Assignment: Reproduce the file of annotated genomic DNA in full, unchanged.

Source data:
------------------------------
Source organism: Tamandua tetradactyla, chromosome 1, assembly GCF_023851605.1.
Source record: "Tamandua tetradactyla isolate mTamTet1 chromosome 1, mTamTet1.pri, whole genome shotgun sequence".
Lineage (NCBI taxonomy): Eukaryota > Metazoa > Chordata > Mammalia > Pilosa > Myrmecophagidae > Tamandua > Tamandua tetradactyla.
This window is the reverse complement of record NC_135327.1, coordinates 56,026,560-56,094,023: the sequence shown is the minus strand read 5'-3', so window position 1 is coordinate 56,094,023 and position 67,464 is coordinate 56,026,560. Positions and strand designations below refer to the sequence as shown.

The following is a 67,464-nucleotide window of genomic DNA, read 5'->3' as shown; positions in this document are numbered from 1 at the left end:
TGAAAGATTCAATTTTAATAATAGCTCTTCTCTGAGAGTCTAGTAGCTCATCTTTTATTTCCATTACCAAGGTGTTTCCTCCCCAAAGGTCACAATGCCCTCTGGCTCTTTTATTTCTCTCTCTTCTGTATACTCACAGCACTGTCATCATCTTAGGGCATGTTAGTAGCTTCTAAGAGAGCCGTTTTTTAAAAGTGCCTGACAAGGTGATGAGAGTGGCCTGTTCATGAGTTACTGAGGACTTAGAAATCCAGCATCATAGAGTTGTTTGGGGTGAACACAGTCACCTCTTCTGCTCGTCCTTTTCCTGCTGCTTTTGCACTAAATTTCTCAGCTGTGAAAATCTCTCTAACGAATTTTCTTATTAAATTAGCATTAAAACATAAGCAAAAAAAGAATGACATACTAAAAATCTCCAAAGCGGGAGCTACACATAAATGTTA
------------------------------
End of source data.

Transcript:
Source organism: Tamandua tetradactyla, chromosome 1, assembly GCF_023851605.1.
Source record: "Tamandua tetradactyla isolate mTamTet1 chromosome 1, mTamTet1.pri, whole genome shotgun sequence".
Lineage (NCBI taxonomy): Eukaryota > Metazoa > Chordata > Mammalia > Pilosa > Myrmecophagidae > Tamandua > Tamandua tetradactyla.
This window is the reverse complement of record NC_135327.1, coordinates 56,026,560-56,094,023: the sequence shown is the minus strand read 5'-3', so window position 1 is coordinate 56,094,023 and position 67,464 is coordinate 56,026,560. Positions and strand designations below refer to the sequence as shown.

The following is a 67,464-nucleotide window of genomic DNA, read 5'->3' as shown; positions in this document are numbered from 1 at the left end:
TGAAAGATTCAATTTTAATAATAGCTCTTCTCTGAGAGTCTAGTAGCTCATCTTTTATTTCCATTACCAAGGTGTTTCCTCCCCAAAGGTCACAATGCCCTCTGGCTCTTTTATTTCTCTCTCTTCTGTATACTCACAGCACTGTCATCATCTTAGGGCATGTTAGTAGCTTCTAAGAGAGCCGTTTTTTAAAAGTGCCTGACAAGGTGATGAGAGTGGCCTGTTCATGAGTTACTGAGGACTTAGAAATCCAGCATCATAGAGTTGTTTGGGGTGAACACAGTCACCTCTTCTGCTCGTCCTTTTCCTGCTGCTTTTGCACTAAATTTCTCAGCTGTGAAAATCTCTCTAACGAATTTTCTTATTAAATTAGCATTAAAACATAAGCAAAAAAAGAATGACATACTAAAAATCTCCAAAGCGGGAGCTACACATAAATGTTA